FIGS. 8A and B illustrate a composite yarn having inelastic fiber wrapped around a core fiber so that the inelastic fiber straightens and limits total elongation of the yarn, for use as a circumferentially oriented yarn in the graft of FIG. 7.
FIGS. 9A and B illustrate alternative wrapped composite yarn structures, for use as a circumferentially oriented yarn in the graft of FIG. 7.
FIG. 10 illustrates a method for producing annealed fully drawn fibers, for use as a circumferentially oriented yarn in the graft of FIG. 7.
FIGS. 11A and 11B illustrate alternative integral sealing cuffs having a braided sealing structure, according to the principals of the present invention.
FIGS. 12-13 illustrate balloon catheters having a plurality of chambers and methods for their use to grip and selectively expand an integral sealing cuff of an endoluminal prosthesis.
The present invention provides controllably radially expansible tubular prostheses, particularly grafts, stents, and stent-grafts, methods for their production, and methods and devices for their deployment. The prostheses of the present invention are suitable for a wide variety of therapeutic uses, including stenting of the ureter, urethra, biliary tract, and the like. The present devices and methods will also be useful for the creation of temporary or long term lumens, such as the formation of fistulas. The controlled expansion prosthetic structures of the present invention will find their most immediate use as endovascular prostheses for the treatment of diseases of the vasculature, particularly aneurysms, stenoses, and the like. These prostheses will generally be radially expansible from a narrow-diameter configuration to facilitate introduction into the body lumen, typically during surgical cutdown or percutaneous introduction procedures. The present controlled expansion structures and materials will also find particular use as separate or integral sealing elements disposed at the ends of a prosthetic lumen or conduit to provide an atraumatic seal between the prosthesis and the body lumen.
An exemplary cylindrical graft structure 10 is illustrated in FIG. 1. Prosthesis 10 comprises a perforate tubular frame 12 which here includes a plurality of independent (non-connected) ring frames 14. The tubular frame 12 supports an inner liner 18. Optionally, an outer liner is disposed over the ring frames, either instead of inner liner 18, or in combination therewith.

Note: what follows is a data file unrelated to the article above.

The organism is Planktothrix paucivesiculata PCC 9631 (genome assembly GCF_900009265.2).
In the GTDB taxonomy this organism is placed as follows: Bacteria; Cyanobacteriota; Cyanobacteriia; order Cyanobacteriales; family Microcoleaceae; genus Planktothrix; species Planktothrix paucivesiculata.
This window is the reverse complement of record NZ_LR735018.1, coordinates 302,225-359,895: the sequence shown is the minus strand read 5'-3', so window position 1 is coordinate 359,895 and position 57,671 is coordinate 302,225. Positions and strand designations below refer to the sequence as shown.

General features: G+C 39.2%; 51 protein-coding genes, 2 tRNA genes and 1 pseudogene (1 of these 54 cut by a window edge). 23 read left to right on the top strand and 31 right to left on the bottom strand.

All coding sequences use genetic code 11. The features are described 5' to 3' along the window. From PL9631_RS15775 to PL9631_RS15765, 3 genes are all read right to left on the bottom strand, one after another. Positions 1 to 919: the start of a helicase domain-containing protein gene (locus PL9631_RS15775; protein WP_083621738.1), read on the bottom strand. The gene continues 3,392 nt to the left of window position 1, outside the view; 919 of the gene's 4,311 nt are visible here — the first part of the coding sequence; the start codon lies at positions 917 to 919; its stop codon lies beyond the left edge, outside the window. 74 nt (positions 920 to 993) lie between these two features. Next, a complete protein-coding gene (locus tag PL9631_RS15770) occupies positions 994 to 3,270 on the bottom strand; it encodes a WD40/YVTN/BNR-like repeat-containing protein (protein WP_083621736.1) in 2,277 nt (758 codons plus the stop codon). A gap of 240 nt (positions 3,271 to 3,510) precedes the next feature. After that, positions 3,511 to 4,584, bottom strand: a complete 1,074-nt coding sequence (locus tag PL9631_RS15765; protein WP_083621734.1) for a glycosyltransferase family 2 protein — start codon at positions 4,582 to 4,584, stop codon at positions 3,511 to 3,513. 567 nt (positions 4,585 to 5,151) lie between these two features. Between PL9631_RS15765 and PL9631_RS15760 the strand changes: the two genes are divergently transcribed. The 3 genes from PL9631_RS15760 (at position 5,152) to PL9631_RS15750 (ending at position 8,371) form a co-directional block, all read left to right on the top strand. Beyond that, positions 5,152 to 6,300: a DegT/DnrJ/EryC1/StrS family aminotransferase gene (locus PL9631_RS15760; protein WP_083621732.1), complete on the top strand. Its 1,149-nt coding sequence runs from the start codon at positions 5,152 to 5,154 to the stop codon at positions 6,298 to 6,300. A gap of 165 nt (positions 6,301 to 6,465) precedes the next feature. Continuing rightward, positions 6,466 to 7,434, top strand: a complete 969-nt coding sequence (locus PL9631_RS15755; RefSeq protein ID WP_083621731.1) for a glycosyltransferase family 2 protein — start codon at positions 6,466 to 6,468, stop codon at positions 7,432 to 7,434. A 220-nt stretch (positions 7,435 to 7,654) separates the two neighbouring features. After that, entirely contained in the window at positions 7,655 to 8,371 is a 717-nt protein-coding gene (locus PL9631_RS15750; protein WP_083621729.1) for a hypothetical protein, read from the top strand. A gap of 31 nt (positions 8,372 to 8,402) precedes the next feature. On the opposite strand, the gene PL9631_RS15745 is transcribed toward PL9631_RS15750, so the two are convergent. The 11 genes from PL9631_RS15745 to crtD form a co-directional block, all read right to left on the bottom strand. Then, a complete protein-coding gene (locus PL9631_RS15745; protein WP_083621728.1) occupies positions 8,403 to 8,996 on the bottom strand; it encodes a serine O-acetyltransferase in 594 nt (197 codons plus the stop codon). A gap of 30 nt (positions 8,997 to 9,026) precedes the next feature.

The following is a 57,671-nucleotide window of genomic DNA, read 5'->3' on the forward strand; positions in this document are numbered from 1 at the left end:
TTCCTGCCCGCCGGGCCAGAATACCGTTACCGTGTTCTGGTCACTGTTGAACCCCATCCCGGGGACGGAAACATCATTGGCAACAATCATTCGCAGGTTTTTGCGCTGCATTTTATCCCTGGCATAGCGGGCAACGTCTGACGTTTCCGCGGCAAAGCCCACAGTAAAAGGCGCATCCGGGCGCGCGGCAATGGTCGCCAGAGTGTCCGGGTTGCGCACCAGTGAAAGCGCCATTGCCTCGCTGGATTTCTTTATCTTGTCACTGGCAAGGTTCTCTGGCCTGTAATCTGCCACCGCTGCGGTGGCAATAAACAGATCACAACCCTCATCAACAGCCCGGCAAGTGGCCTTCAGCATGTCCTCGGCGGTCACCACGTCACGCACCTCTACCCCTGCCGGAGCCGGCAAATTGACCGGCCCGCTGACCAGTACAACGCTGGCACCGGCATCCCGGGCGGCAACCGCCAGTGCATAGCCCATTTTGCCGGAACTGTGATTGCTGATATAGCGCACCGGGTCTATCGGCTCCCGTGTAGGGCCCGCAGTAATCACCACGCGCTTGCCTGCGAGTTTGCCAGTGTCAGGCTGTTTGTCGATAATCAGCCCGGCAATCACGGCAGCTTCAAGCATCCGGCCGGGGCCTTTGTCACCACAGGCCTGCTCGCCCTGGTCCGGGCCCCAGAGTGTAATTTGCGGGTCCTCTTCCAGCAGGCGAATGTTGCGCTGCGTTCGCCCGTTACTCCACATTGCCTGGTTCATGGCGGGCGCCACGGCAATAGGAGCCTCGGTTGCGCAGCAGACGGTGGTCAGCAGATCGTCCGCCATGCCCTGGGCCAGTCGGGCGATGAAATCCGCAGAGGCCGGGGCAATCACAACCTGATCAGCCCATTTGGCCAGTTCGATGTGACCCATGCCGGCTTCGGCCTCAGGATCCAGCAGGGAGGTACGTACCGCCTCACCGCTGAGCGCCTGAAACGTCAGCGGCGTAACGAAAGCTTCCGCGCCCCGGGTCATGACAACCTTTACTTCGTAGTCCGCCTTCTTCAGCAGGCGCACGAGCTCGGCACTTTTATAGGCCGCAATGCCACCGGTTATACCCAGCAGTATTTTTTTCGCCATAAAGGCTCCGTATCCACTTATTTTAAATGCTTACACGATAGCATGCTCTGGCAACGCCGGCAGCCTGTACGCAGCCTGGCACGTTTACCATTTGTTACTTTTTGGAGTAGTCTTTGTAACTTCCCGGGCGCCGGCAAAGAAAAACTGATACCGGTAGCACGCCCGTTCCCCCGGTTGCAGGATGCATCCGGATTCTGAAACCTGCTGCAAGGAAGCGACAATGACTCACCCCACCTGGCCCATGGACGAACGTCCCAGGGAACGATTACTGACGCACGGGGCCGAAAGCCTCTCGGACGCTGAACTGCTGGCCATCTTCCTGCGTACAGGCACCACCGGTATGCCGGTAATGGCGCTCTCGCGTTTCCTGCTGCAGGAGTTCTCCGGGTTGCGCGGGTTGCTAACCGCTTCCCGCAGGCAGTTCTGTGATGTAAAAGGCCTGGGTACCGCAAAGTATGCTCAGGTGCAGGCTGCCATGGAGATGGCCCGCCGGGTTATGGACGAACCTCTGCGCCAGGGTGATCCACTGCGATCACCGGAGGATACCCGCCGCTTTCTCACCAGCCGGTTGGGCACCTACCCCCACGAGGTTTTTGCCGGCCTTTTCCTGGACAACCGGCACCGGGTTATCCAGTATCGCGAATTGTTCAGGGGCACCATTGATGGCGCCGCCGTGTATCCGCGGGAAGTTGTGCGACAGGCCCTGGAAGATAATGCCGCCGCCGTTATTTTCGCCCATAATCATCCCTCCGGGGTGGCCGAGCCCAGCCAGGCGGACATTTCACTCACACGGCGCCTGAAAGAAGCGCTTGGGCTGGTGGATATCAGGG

To secure ring frames 14 in place, and to secure the liner to the perforate tubular frame 12, the liner is typically sutured to the frame. A wide variety of alternative liner/frame attachment mechanisms are available, including adhesive bonding, heat welding, ultrasonic welding, and the like. Where inner and outer liners are used, the ring frames may be sandwiched between the liners and held in place by attaching the liners to each other.
The prosthesis 10 will typically have a length in the range from about 20 mm to 500 mm, preferably from 50 mm to 200 mm, with a relaxed diameter in the range from about 4 mm to 45 mm, preferably being in the range from 5 mm to 38 mm. Alternative stent-graft structures, including advantageous modular prostheses which may be assembled in situ, are more fully described in U.S. patent application Ser. No. 08/538,706 (Attorney Docket No. 16380-38), the disclosure of which has previously been incorporated herein by reference.
Referring now to FIG. 2, an exemplary delivery catheter 30 for use with the endoluminal prostheses of the present invention comprises a tubular cover 32 and a shaft 34. Cover 32 has a central lumen 36 extending from a proximal end 38 to a distal end 40. Shaft 34 is slidably received within central lumen 36 and extends proximally of cover 32.
A plurality of runners 42 extend distally from shaft 34. Runners 42 line a portion of the inner surface of lumen 36, and slide within the lumen with the shaft. Shaft 34 also has a lumen, in which a core shaft 44 is slidably disposed. Core shaft 44 has a guide wire lumen 46. Nosecone 48 is fixed to the distal end of core shaft 44, and can therefore be manipulated independently of runners 42.
Prosthesis 10 is radially compressed and restrained within the plurality of runners 42. In turn, cover 32 prevents runners 42 from expanding outward. Runners 42 are formed from a hard material, and distribute the expansion load of prosthesis 10 over the inner surface of central lumen 36. The deploying force is applied proximally against a slider 50 attached to distal end 38 of cover 30, while holding a luer fitting 52 at the distal end of shaft 34, thereby withdrawing the cover proximally from over the prosthesis. An additional luer adaptor 54 at the distal end of core shaft 44 allows the core shaft to be manipulated independently, and to be releasably secured to the shaft 34. Exemplary methods and devices for placement of the prostheses of the present invention are more fully described in co-pending U.S. patent application Ser. No. 08/475,200, the full disclosure of which is incorporated herein by reference.